Memphis in Shelby County, Tennessee — The American South (East South Central)
Reunions and Memorials
In May 1901, the United Confederate Veterans held a reunion here in an 18,000-seat structure named Confederate Hall. More than 125,000 visitors participated in activities, including a parade led by former generals John B. Gordon, Fitzhugh Lee, and Joseph Wheeler.
During the Progressive era, Park Commissioner Robert Galloway suggested that Confederate Park be one of three small urban parks within a 1,750-acre system. Civilian Conservation Corps workers built the rock wall in 1937. The park contains a statue of Confederate President Jefferson Davis, who lived in Memphis temporarily after the war, and a bust of Captain J. Harvey Mathes, who served in the Army of Tennessee and later edited the
(lower left) Confederate Park, ca. 1910- Courtesy Library of Congress
(upper center) Medical Cadet Charles R. Ellet raising U.S. flag over Memphis post office, Harper’s Weekly, July 5, 1862
(upper right) Memphis levee from the bluff, 1906 - Courtesy Library of Congress
Erected by Tennessee Civil War Trails.
Marker series. This marker is included in the Civilian Conservation Corps, and the Tennessee Civil War Trails marker series.
Location. 35° 8.814′ N, 90° 3.264′ W. Marker is in Memphis, Tennessee, in Shelby County. Marker can be reached from the intersection of North Front Street and Jefferson Avenue, on the left when traveling north. Touch for map. The marker is located in Confederate Park. Marker is in this post office area: Memphis TN 38103, United States of America.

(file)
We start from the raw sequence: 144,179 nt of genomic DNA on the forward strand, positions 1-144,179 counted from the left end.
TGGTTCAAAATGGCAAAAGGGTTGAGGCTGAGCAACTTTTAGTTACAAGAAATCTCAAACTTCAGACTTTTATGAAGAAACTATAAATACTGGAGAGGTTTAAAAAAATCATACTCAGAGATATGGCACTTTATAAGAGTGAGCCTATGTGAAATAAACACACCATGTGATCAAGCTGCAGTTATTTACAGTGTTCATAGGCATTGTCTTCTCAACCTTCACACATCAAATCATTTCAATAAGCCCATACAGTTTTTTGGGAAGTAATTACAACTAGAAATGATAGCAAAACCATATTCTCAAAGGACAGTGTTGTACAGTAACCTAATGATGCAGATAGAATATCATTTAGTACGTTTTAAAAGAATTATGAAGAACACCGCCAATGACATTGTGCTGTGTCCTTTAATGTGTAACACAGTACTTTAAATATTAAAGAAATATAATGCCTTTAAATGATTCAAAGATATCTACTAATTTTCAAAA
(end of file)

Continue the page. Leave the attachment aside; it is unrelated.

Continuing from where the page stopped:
Other nearby markers. At least 8 other markers are within walking distance of this marker. Naval Battle of Memphis, 1862 (a few steps from this marker); Memphis and Shelby County Medical Society Jefferson Davis Memorial (within shouting distance of this marker); Confederate History of Memphis (within shouting distance of this marker); Elizabeth Avery Meriwether (within shouting distance of this marker); Capt. J. Harvey Mathes (within shouting distance of this marker); Virginia ("Ginnie") Bethel Moon (within shouting distance of this marker); Cobblestone Landing (about 300 feet away, measured in a direct line). Touch for a list and map of all markers in Memphis.
1. Park names changed.
Confederate Park has been renamed Memphis Park, Jefferson Davis Park has been renamed Mississippi River Park, all in the name of being PC. The name changes were quickly done, in 2013, just before the State of Tennessee passed a bill, the "Tennessee Heritage Protection Act of 2013" to prevent such name changes.
— Submitted September 16, 2017, by Mark Hilton of Montgomery, Alabama.
Categories. • War, US Civil •
Credits. This page was last revised on November 18, 2017. This page originally submitted on June 24, 2014, by Don Morfe of Baltimore, Maryland. This page has been viewed 592 times since then and 56 times this year. Last updated on May 3, 2015, by J. Makali Bruton of Querétaro, Mexico. Photos: 1, 2, 3. submitted on June 24, 2014, by Don Morfe of Baltimore, Maryland. • Bill Pfingsten was the editor who published this page.